Glossary of Valve TermsTerminology plays a critical role in the understanding of specialized or technical contexts. Understanding the specific terminological meaning of the technical contexts in process control and industrial systems assists in defining and communicating the main message of a document, which in turn allows stakeholders the ability to transmit the content much more effectively.

A glossary is an alphabetical list of terms in a particular domain of knowledge with the definitions for those terms. It's purpose is to document the key words and phrases which are regularly contained in a body of content.

Val-Matic, a leading manufacturer of check valves, quarter turn shut-off valves and air valves for water/wastewater, industrial and building markets, has assembled an outstanding glossary of terms and acronyms used in the valve, process flow, and process piping segments. This is a must-have resource for anyone new in in industrial engineering, maintenance, or procurement.

You can download the Val-Matic Glossary of Valve Terms and Acronyms from this Automatic Controls of Virginia web page.

Coronavirus Statement and Update

We at Automatic Controls of Virginia continue to navigate the ever changing COVID-19 pandemic. We are closely monitoring and following the guidance available through the Centers for Disease Control (CDC), the World Health Organization (WHO) and state and regional public health authorities. We are committed to keeping the safety of our customers, business partners, and employees.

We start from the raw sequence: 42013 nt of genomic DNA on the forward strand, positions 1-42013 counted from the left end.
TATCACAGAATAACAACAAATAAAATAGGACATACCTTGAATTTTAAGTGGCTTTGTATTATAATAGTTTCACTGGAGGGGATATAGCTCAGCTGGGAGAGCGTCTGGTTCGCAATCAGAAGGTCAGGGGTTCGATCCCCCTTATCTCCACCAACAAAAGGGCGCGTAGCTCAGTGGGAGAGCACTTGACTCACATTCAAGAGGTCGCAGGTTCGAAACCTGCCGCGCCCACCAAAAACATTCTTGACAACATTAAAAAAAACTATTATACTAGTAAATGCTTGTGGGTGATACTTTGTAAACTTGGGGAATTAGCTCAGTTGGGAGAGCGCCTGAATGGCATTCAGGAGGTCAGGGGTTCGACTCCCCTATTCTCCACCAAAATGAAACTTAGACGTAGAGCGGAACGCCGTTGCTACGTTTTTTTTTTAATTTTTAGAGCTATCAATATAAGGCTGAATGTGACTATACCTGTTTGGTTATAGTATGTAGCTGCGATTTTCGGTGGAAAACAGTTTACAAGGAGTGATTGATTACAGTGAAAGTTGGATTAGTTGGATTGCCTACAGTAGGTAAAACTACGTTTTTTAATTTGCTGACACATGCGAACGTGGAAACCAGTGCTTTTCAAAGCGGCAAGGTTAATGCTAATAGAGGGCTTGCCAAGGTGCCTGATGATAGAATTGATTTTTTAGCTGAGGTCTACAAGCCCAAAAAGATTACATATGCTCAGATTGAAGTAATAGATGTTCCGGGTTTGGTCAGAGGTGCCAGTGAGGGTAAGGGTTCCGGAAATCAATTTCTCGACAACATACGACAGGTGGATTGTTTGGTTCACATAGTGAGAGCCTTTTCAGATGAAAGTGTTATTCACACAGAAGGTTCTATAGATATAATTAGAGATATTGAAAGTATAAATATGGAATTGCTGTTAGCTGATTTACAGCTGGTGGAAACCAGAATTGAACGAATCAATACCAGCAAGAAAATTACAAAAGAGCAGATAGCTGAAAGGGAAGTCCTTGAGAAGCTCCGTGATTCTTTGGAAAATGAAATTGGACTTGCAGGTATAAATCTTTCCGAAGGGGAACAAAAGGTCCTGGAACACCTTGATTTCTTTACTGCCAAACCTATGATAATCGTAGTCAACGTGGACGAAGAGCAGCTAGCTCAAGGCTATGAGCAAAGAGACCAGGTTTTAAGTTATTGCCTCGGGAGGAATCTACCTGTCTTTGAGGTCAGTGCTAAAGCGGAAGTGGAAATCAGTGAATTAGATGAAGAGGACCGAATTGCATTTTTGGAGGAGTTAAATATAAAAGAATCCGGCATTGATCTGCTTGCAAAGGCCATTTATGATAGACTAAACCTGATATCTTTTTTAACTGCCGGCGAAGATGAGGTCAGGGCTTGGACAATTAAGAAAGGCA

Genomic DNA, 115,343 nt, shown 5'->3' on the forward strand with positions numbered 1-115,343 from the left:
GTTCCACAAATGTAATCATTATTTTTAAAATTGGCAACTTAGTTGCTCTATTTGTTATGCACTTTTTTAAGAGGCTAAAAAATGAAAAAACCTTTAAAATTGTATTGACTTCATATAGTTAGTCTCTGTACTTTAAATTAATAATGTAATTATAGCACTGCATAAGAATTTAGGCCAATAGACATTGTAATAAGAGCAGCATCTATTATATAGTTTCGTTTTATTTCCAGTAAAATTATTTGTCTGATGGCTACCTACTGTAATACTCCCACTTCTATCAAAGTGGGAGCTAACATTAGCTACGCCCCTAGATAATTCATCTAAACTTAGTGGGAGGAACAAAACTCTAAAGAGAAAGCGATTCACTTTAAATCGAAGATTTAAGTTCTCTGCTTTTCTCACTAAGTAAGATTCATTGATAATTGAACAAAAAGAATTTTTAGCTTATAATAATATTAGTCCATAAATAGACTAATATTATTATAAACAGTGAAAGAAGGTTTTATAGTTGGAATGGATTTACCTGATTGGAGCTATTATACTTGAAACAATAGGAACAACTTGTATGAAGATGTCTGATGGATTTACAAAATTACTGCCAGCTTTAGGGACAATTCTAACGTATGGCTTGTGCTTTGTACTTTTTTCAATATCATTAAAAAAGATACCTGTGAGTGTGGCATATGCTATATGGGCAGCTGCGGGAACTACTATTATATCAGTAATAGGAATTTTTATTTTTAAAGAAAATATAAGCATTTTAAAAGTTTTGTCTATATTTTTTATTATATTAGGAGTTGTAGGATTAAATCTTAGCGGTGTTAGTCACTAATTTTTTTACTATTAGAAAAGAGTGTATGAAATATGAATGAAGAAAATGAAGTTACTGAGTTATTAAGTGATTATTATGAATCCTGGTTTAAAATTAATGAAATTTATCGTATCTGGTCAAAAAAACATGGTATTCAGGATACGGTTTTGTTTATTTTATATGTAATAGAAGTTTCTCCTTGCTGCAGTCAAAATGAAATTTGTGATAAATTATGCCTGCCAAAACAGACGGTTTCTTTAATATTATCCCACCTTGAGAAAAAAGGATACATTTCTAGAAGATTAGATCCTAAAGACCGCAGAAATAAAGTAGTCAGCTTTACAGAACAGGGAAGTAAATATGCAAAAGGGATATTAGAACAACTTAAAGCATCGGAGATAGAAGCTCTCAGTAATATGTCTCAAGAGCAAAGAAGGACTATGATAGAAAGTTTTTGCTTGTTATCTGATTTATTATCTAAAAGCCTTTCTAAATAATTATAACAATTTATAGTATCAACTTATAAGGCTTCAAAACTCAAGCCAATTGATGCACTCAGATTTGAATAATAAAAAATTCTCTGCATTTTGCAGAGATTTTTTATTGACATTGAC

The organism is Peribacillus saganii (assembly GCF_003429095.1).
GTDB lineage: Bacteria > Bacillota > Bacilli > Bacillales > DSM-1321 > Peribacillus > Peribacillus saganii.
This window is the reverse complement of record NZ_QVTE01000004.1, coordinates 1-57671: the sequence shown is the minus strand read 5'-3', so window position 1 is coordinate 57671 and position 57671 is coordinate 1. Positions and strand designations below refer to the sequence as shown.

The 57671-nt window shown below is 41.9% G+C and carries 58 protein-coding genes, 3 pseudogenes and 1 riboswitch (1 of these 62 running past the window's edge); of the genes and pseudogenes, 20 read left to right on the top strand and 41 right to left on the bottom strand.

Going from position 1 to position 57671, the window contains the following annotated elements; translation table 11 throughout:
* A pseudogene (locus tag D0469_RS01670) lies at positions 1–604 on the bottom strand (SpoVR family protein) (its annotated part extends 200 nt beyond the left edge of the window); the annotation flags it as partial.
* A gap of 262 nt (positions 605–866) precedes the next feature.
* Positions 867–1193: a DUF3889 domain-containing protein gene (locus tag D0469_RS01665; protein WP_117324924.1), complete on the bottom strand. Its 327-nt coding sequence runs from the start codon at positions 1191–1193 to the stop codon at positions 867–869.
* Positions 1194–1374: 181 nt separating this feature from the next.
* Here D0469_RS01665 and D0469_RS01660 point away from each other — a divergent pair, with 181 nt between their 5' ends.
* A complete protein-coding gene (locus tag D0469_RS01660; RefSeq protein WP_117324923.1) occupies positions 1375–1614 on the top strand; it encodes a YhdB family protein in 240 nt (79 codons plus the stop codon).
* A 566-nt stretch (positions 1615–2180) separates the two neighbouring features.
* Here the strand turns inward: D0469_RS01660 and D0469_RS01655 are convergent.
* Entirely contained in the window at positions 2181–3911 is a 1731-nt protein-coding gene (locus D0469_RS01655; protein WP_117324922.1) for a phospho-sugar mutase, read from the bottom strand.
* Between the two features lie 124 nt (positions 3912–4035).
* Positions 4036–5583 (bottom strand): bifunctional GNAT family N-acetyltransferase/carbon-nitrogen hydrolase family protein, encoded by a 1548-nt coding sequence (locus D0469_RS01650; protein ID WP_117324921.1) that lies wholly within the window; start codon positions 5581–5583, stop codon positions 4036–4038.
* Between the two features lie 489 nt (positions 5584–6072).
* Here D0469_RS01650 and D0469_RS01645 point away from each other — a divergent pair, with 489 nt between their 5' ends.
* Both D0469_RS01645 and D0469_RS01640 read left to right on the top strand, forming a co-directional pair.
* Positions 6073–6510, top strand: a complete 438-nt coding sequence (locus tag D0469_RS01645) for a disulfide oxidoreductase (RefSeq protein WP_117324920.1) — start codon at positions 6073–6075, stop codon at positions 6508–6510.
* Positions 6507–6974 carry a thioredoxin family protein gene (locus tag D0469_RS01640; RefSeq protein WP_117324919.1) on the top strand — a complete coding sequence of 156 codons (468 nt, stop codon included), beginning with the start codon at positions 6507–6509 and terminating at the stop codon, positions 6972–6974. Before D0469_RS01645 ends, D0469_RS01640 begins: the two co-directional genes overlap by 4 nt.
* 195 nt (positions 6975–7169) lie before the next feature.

Our Ashland warehouse location remains open and our supply chain remains intact. We are maintaining a limited staff in our Ashland Office to support critical functions including shipping/receiving, accounting, and IT.

Additionally, we have implemented the following requirements:

  • Restricting visitor access to our facility.
  • Increased frequency of sanitizing facilities and work spaces
  • Requiring regular hand washing and sanitizing.
  • Using technology where possible to replace in-person meetings.

We will update this statement as the situation changes.

We thank you for your continued business and support. Please stay safe and be well.

Cavitation in Valves

Cavitation in Valves

Cavitation can occur in valves when used in throttling or modulating service. Cavitation is the
sudden vaporization and violent condensation of a liquid downstream of the valve due to localized low pressure zones. When flow passes through a throttled valve, a localized low pressure zone forms immediately downstream of the valve. If the localized pressure falls below the vapor pressure of the fluid, the liquid vaporizes (boils) and forms a vapor pocket. As the vapor bubbles flow downstream, the pressure recovers, and the bubbles violently implode causing a popping or rumbling sound similar to tumbling rocks in a pipe. The sound of cavitation in a pipeline is unmistakable. The condensation of the bubbles not only produces a ringing sound, but also creates localized stresses in the pipe walls and valve body that can cause severe pitting.

Read this white paper, courtesy of Val-Matic, to fully understand what happens when cavitation occurs in valves.

Table of Contents
  • Introduction
  • Cavitation Analysis
  • Cavitation Data
  • Valve Coefficient Data
  • Example Application
  • Conclusion & Recommendations
  • References
For question about the proper applications of valves, contact Automatic Controls of Virginia. Call them at (804) 752-1000 or visit their web site at